Currie Cup

5 talking points: Currie Cup final

2017-10-30 08:02
Robert du Preez (Gallo Images)

Cape Town - Sport24’s Herman Mostert highlights FIVE talking points following Western Province’s 33-21 win over the Sharks in the Currie Cup final in Durban:

1. Powerful WP scrum

The foundation for Western Province’s win was laid up front with the visitors’ scrum in particular proving highly effective.

WP destroyed the Sharks in the game’s first scrum and it set the tone for an utterly dominant scrummaging display.

WP props Wilco Louw and JC Janse van Rensburg should take a bow, with tighthead Louw in particular proving a menace for the Sharks’ Thomas du Toit.

It will take a brave Springbok coach to not select Louw to start against Ireland in Dublin...

2. Robert du Preez won the flyhalf battle

WP flyhalf Robert du Preez has developed a habit of playing well against teams coached by his namesake father.

On Saturday, the WP pivot was instrumental in his side’s come-from-behind win.

Du Preez’s game management was again outstanding and his calmness under pressure - whether kicking at goal or in general play - proved vital for the Capetonians.

Luckily for Robert snr his son is set to join him in Durban next year - a loss that WP would certainly rue.

Du Preez's opposite number on Saturday, Curwin Bosch, is however not yet the finished product.

Some pundits predicted that the Sharks flyhalf would prove the difference between the sides in Saturday’s final, but unfortunately for the home side the opposite transpired as Bosch was overshadowed by his counterpart.

Bosch’s defensive frailties were badly exposed on a few occasions, while he also missed vital shots at goal.

He nevertheless showed glimpses of his talent by making a few notable breaks, as well as slotting a monster drop goal in the first half.

Bosch is only 20 years old and he will learn from Saturday’s experience.

3. WP’s win a fitting goodbye for ‘Doc Moss’

After learning on Saturday morning of the passing of Western Province and Springbok legend, Dr Cecil Moss, I couldn’t help but wonder whether it would prove a motivator for the visiting side.

A minute’s silence was held at Kings Park before the game for Moss, who had passed away at the age of 92 on Friday.

‘Doc Moss' - who until Friday was the oldest living Springbok - was a rugby man through and through.

He played four Tests at wing for South Africa against the 1949 All Blacks - a series the Springboks won 4-0 on home soil - but is perhaps best remembered as an administrator and coach.

Educated at South African College Schools (SACS), Moss developed close involvement with the University of Cape Town and played rugby for Western Province, before coaching the Springboks in the 1980s.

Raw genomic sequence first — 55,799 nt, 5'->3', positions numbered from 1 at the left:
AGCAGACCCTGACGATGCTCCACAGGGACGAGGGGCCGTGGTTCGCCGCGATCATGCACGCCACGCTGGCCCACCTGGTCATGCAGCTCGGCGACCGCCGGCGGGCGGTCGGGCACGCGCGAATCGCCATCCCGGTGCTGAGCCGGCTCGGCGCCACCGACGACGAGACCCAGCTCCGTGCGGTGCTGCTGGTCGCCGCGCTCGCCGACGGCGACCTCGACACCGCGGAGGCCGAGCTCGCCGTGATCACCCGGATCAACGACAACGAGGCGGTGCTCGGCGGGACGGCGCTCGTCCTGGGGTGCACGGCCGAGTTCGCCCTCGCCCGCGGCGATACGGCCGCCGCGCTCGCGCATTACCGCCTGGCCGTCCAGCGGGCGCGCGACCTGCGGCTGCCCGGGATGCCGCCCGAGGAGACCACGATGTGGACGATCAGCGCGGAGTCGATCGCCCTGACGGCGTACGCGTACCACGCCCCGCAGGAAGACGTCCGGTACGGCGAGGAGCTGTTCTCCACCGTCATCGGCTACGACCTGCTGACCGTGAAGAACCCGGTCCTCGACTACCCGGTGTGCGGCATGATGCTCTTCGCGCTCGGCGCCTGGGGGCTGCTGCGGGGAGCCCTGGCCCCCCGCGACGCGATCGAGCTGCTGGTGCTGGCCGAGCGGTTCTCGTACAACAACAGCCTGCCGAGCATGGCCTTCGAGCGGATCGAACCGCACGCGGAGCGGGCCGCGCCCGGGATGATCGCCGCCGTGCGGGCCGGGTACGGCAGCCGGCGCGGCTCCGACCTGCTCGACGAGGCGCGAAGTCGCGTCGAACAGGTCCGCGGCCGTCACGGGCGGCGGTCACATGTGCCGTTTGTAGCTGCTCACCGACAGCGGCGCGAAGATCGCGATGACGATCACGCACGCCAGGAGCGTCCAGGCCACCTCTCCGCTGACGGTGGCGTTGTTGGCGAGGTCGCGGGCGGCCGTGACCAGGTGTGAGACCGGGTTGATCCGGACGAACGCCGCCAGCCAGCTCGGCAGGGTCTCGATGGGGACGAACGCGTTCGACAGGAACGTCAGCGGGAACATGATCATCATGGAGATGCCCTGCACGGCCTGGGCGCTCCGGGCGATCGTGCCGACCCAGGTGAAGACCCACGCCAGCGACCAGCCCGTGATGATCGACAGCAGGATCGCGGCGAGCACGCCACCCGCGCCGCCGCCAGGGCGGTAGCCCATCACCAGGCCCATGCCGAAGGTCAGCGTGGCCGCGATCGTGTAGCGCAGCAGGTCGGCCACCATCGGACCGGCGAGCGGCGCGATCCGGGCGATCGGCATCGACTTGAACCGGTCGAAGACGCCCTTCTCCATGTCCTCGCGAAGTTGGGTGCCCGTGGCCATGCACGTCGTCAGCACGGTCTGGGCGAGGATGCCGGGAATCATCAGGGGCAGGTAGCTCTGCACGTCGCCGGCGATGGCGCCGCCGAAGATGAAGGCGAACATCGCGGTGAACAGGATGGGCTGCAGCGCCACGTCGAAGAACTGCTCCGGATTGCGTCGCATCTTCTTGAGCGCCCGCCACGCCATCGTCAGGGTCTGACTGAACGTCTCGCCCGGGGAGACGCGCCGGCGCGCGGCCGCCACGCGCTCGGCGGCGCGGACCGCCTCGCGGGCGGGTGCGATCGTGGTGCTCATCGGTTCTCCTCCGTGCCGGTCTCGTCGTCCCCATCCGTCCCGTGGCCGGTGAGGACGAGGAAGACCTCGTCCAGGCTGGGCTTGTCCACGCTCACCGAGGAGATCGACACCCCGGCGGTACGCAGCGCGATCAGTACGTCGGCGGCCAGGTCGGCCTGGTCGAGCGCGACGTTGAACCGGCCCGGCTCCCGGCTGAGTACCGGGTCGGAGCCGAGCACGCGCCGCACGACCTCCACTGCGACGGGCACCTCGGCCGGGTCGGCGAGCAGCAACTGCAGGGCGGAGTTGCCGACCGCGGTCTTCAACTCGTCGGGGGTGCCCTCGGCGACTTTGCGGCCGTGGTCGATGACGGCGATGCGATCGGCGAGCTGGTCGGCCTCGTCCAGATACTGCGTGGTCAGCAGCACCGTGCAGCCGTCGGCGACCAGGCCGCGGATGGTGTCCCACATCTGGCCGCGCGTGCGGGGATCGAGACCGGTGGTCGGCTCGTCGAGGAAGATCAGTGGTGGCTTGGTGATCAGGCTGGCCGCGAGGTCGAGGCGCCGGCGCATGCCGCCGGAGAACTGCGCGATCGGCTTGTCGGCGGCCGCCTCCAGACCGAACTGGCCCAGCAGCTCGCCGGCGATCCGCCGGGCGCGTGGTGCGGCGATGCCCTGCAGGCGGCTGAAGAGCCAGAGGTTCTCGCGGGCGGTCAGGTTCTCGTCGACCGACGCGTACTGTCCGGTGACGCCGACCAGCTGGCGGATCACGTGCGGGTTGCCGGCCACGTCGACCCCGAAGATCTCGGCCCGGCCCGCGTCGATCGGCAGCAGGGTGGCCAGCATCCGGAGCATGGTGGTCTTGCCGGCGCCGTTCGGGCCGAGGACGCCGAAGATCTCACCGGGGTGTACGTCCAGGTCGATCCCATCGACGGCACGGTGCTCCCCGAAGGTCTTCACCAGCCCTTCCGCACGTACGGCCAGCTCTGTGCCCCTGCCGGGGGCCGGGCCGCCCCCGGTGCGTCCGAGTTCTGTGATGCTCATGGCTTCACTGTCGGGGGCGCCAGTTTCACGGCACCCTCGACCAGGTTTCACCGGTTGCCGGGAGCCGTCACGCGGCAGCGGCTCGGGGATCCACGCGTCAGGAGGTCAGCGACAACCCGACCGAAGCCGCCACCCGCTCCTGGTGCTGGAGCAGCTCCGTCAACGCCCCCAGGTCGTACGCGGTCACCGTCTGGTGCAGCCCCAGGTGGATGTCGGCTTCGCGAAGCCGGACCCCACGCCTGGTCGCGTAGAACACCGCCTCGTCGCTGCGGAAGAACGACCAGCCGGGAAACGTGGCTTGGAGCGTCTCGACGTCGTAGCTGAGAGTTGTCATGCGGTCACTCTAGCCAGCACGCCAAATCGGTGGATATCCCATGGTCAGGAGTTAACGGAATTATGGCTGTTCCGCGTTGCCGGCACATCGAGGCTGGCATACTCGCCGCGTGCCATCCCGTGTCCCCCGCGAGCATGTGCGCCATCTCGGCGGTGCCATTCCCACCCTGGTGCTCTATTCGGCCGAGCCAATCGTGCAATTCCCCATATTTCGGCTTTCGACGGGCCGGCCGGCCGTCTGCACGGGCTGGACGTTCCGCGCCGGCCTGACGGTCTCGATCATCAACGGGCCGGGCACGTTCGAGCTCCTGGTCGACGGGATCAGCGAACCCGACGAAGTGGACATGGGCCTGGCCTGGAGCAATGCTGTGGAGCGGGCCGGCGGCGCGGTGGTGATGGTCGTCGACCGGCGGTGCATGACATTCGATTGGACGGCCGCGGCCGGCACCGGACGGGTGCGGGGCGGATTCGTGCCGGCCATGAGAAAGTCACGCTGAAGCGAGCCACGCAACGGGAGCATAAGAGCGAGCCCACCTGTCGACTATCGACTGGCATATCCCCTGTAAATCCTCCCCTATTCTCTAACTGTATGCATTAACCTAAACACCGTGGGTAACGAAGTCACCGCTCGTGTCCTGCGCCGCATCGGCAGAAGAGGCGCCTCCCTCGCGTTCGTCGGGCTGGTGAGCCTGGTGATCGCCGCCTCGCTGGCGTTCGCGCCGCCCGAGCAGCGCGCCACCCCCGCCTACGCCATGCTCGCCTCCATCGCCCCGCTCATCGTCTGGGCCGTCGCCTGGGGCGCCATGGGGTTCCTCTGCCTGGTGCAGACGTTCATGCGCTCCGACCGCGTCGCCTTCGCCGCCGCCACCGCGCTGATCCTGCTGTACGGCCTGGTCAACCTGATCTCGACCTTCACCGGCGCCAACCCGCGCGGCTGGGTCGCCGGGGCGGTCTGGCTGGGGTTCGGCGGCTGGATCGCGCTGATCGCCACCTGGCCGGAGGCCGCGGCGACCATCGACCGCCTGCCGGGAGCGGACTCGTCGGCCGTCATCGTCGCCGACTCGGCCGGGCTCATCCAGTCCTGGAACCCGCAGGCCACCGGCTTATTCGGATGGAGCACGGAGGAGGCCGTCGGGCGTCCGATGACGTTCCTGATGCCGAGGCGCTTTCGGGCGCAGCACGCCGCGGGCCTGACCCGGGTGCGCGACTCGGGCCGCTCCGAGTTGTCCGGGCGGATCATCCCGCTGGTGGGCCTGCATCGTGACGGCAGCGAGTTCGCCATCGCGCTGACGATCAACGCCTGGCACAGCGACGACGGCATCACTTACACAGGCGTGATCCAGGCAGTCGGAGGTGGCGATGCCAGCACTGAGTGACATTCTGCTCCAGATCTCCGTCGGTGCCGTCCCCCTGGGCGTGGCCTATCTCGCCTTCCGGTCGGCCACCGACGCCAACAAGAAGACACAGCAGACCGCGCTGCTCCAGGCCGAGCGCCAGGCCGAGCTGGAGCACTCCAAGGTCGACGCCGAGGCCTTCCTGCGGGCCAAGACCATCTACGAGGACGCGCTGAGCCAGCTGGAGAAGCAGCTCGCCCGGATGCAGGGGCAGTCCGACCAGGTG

Moss was also WP’s team manager during their golden period in the ‘80s when they won the Currie Cup for a record five times in a row between 1982 and 1986.

He was a qualified medical doctor (anaesthetist) and was also part of the medical team who removed the heart from the first heart transplant donor, Denise Darvall in 1967.

WP’s performance on Saturday was a fitting farewell for one if their famous sons...

4. WP managed to buck the trend

By winning Saturday’s final, Western Province broke a finals trend that had developed between these teams in recent years.

Two weeks before Saturday’s final, WP came to Kings Park and convincingly beat the Sharks 31-20.

The Sharks had already secured top spot on the log, while WP were playing for a home semi-final.

This prompted many to say the Sharks were not highly motivated and that they would be a different team in the final.

In recent Currie Cup finals between the sides, the victors had also lost the league game a few weeks prior to the final.

Two weeks before the 2013 final at Newlands, WP had beaten the Sharks 17-13 in Durban, only to get thumped 33-19 at home when it really mattered.

The same happened in the 2010 season, when the Sharks won the final 30-10 in Durban. WP went into that final at Kings Park confident after beating the Sharks 33-21 at Newlands a few weeks earlier.

Two weeks before the 2001 final, the Sharks thumped WP 36-13 in Durban, before the Capetonians turned the tables by winning 29-24 in Cape Town.

The same happened in 2000 when the Sharks won 28-19 in league play at Newlands, only to lose 25-15 at Kings Park a few weeks later.

History suggested that the Sharks would win this past weekend’s final and they looked on track leading 21-10 shortly before half-time, only for WP to buck the trend in spectacular fashion.

WP have now won five out of the eight Curie Cup finals contested with the Sharks since 1984.

5. Two cruel blows for Sharks

Two incidents involving the Sharks' twin brothers Jean-Luc and Dan du Preez had a significant impact on the final result.
The Sharks lost Springbok flank Jean-Luc to what looked like serious ankle injury in the first half. It was a cruel blow to the Sharks’ hopes as their pack was already under severe pressure.

Then, with 10 minutes remaining, his brother Dan received a yellow card for cynically taking out a WP player without the ball while in an off-side position.

By that stage the Sharks were chasing the game and it ended any hopes they might have harboured in hauling WP in.

Read more on:    wp  |  sharks  |  currie cup  |  herman mostert  |  cape town  |  durban  |  rugby


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